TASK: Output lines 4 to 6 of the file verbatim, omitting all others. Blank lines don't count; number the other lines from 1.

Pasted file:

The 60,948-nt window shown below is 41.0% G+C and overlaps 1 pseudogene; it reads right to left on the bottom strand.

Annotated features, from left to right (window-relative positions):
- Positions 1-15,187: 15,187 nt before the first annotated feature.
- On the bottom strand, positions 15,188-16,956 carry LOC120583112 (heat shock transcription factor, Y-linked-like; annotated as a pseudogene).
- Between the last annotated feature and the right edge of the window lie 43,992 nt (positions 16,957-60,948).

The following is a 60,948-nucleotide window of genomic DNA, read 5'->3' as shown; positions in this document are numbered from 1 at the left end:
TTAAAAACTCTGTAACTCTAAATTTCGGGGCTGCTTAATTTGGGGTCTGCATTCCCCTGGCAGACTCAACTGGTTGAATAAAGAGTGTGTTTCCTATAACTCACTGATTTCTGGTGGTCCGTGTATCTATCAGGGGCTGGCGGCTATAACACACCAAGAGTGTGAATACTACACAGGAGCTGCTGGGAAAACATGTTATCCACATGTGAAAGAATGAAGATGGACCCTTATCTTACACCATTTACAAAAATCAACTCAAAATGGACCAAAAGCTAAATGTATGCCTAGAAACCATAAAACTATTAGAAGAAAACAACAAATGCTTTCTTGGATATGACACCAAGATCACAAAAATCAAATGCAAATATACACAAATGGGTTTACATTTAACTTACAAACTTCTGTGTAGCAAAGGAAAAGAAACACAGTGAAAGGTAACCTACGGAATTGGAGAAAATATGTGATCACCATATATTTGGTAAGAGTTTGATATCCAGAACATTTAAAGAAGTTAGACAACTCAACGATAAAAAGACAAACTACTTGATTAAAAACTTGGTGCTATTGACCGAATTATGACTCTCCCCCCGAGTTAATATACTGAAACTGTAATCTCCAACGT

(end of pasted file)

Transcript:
- On the bottom strand, positions 15,188-16,956 carry LOC120583112 (heat shock transcription factor, Y-linked-like; annotated as a pseudogene).
- Between the last annotated feature and the right edge of the window lie 43,992 nt (positions 16,957-60,948).

The following is a 60,948-nucleotide window of genomic DNA, read 5'->3' as shown; positions in this document are numbered from 1 at the left end: